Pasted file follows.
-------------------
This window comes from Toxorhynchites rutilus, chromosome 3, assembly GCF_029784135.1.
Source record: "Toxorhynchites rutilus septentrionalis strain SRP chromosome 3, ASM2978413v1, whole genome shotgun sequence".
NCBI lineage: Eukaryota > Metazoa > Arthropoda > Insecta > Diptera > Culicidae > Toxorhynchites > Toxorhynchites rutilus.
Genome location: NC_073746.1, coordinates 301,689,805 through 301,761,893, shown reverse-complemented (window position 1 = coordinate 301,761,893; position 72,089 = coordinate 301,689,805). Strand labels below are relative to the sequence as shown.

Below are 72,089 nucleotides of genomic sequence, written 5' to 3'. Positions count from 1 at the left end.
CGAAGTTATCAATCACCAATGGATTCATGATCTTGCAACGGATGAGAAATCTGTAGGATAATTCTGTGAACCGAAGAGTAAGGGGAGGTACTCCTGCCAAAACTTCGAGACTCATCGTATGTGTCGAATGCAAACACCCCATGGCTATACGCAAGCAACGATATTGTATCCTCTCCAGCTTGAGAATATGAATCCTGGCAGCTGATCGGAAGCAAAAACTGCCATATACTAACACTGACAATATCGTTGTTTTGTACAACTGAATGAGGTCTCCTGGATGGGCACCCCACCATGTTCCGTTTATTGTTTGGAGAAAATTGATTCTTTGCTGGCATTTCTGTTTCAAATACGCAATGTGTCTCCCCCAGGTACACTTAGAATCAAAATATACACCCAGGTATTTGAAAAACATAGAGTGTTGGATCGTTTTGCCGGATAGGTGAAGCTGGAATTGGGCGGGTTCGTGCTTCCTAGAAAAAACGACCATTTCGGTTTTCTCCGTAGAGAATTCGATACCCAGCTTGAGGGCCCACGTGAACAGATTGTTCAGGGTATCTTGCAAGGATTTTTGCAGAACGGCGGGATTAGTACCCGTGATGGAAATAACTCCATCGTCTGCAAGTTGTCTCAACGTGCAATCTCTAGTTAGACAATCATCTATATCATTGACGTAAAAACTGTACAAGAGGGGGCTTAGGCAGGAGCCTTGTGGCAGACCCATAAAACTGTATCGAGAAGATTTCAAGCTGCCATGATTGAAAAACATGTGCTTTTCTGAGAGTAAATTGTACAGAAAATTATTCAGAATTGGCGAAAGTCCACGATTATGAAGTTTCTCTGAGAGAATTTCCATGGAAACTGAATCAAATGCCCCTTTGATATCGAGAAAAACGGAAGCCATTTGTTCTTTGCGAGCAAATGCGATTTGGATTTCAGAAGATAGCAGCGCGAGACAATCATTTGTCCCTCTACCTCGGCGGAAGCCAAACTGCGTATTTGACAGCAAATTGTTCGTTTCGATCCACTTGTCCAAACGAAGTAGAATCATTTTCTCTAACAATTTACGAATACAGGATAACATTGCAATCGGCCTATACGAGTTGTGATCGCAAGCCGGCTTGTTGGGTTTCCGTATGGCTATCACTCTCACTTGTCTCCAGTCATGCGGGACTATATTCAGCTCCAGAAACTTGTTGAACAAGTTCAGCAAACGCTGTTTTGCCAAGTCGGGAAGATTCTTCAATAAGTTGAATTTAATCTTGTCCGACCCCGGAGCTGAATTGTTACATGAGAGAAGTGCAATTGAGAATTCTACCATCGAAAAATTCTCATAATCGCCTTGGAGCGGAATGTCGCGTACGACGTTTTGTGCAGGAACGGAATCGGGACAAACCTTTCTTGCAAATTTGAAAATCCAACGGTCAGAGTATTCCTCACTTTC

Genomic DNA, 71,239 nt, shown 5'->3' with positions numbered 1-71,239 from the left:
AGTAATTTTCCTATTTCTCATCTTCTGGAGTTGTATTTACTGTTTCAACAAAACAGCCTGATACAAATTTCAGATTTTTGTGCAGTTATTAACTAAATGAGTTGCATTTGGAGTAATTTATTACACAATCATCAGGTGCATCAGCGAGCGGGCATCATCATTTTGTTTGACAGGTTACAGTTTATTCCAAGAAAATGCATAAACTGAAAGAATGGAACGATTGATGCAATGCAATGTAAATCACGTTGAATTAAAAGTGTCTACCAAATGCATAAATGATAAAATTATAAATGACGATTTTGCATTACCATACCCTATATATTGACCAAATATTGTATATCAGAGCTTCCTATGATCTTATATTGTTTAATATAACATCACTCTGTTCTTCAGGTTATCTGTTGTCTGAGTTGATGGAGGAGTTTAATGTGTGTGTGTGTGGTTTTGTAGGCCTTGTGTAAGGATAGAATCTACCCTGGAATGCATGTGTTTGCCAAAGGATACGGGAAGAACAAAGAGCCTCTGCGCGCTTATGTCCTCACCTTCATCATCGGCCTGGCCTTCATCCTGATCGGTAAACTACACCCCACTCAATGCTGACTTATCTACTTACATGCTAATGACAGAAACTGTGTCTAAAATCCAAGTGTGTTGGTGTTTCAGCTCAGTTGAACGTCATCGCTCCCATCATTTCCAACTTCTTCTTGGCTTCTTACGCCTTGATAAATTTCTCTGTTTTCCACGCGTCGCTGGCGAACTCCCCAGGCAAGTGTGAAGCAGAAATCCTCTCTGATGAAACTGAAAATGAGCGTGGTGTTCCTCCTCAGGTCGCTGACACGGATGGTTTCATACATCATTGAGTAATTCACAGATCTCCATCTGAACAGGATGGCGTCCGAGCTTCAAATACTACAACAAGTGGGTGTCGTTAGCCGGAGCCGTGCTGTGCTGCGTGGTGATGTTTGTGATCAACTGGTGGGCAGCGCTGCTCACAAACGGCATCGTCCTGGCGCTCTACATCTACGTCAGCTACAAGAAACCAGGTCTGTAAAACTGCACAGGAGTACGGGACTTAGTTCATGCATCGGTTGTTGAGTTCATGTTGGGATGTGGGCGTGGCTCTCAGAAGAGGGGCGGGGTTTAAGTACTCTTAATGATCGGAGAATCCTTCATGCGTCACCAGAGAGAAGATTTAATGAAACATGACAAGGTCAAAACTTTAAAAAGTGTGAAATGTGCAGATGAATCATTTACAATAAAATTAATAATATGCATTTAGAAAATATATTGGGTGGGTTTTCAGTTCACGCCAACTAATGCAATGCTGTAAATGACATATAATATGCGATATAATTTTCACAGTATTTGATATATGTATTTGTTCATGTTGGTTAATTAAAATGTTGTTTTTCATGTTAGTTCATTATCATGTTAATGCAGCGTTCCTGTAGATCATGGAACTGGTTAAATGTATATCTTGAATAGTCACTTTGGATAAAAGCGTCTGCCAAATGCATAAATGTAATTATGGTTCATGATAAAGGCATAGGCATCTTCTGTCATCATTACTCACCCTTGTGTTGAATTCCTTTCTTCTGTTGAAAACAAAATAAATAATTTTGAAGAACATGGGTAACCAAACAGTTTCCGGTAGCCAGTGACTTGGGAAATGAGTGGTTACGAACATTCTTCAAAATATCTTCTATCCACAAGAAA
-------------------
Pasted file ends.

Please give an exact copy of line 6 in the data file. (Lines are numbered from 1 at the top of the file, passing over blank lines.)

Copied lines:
CGAAGTTATCAATCACCAATGGATTCATGATCTTGCAACGGATGAGAAATCTGTAGGATAATTCTGTGAACCGAAGAGTAAGGGGAGGTACTCCTGCCAAAACTTCGAGACTCATCGTATGTGTCGAATGCAAACACCCCATGGCTATACGCAAGCAACGATATTGTATCCTCTCCAGCTTGAGAATATGAATCCTGGCAGCTGATCGGAAGCAAAAACTGCCATATACTAACACTGACAATATCGTTGTTTTGTACAACTGAATGAGGTCTCCTGGATGGGCACCCCACCATGTTCCGTTTATTGTTTGGAGAAAATTGATTCTTTGCTGGCATTTCTGTTTCAAATACGCAATGTGTCTCCCCCAGGTACACTTAGAATCAAAATATACACCCAGGTATTTGAAAAACATAGAGTGTTGGATCGTTTTGCCGGATAGGTGAAGCTGGAATTGGGCGGGTTCGTGCTTCCTAGAAAAAACGACCATTTCGGTTTTCTCCGTAGAGAATTCGATACCCAGCTTGAGGGCCCACGTGAACAGATTGTTCAGGGTATCTTGCAAGGATTTTTGCAGAACGGCGGGATTAGTACCCGTGATGGAAATAACTCCATCGTCTGCAAGTTGTCTCAACGTGCAATCTCTAGTTAGACAATCATCTATATCATTGACGTAAAAACTGTACAAGAGGGGGCTTAGGCAGGAGCCTTGTGGCAGACCCATAAAACTGTATCGAGAAGATTTCAAGCTGCCATGATTGAAAAACATGTGCTTTTCTGAGAGTAAATTGTACAGAAAATTATTCAGAATTGGCGAAAGTCCACGATTATGAAGTTTCTCTGAGAGAATTTCCATGGAAACTGAATCAAATGCCCCTTTGATATCGAGAAAAACGGAAGCCATTTGTTCTTTGCGAGCAAATGCGATTTGGATTTCAGAAGATAGCAGCGCGAGACAATCATTTGTCCCTCTACCTCGGCGGAAGCCAAACTGCGTATTTGACAGCAAATTGTTCGTTTCGATCCACTTGTCCAAACGAAGTAGAATCATTTTCTCTAACAATTTACGAATACAGGATAACATTGCAATCGGCCTATACGAGTTGTGATCGCAAGCCGGCTTGTTGGGTTTCCGTATGGCTATCACTCTCACTTGTCTCCAGTCATGCGGGACTATATTCAGCTCCAGAAACTTGTTGAACAAGTTCAGCAAACGCTGTTTTGCCAAGTCGGGAAGATTCTTCAATAAGTTGAATTTAATCTTGTCCGACCCCGGAGCTGAATTGTTACATGAGAGAAGTGCAATTGAGAATTCTACCATCGAAAAATTCTCATAATCGCCTTGGAGCGGAATGTCGCGTACGACGTTTTGTGCAGGAACGGAATCGGGACAAACCTTTCTTGCAAATTTGAAAATCCAACGGTCAGAGTATTCCTCACTTTC